"One of the crucial contributions Loewenstein makes to Ben Jonson studies involves his untangling of the competitive efforts of printers and stationers to corner the rights to Jonson's texts...Loewenstein's careful reconstruction of Jonson's intense and fractious history with his printers and the complex "story of proprietary negotiation" surrounding the Second Folio of 1640 adds to our understanding of Jonson's singular possessiveness about his texts." Renaissance Quarterly
"Ben Jonson and Possessive Authorship develops a gripping narrative about the serendipitous convergence of institutional competition, intellectual concern, and individual desire." Sixteenth Century Journal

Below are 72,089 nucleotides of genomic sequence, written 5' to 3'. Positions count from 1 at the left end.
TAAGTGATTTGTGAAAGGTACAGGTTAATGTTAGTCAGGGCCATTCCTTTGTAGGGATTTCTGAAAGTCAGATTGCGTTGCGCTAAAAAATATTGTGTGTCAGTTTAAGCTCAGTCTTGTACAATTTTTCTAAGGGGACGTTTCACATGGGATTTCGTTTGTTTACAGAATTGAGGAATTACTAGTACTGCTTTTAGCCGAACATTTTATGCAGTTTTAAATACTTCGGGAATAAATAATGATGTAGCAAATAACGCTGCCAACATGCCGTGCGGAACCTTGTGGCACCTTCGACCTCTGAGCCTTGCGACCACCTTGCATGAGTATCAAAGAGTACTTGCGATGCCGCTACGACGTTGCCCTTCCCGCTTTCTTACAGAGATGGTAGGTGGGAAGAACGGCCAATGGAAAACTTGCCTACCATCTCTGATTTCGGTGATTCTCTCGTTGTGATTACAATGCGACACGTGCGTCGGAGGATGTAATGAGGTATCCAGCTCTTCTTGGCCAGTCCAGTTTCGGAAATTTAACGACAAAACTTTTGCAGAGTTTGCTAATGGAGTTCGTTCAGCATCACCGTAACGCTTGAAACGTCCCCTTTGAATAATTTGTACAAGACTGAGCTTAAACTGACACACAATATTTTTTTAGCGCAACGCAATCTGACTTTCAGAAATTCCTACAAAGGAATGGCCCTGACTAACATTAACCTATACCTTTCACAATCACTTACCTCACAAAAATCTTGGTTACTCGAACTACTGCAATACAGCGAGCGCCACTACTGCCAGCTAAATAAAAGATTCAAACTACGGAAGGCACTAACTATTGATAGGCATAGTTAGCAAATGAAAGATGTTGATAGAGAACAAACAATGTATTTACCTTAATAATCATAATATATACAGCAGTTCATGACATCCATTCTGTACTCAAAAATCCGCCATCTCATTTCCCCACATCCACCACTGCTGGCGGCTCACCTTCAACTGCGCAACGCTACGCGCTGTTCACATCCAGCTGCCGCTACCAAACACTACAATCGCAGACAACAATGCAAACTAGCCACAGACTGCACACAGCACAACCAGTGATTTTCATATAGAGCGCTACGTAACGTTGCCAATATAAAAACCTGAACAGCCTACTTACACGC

"This, in short, is a stunning study." Studies in English Literature
"On every page of this book, readers will find something stimulating and challenging." Modern Philology
Writing before the institution of copyright, Renaissance authors were not recognized as owning their works, yet, in an environment in which the written word could be variously marketed by printers or by acting companies, in an environment in which authors could be held uncomfortably responsible for their writings, we can discover complex stirrings of possessiveness among such writers as Bacon, Heywood, Daniel, Shakespeare, Wither, and--most powerfully and interestingly--Ben Jonson. This book probes the literary and institutional history, the politics, and the psychology of possessive authorship.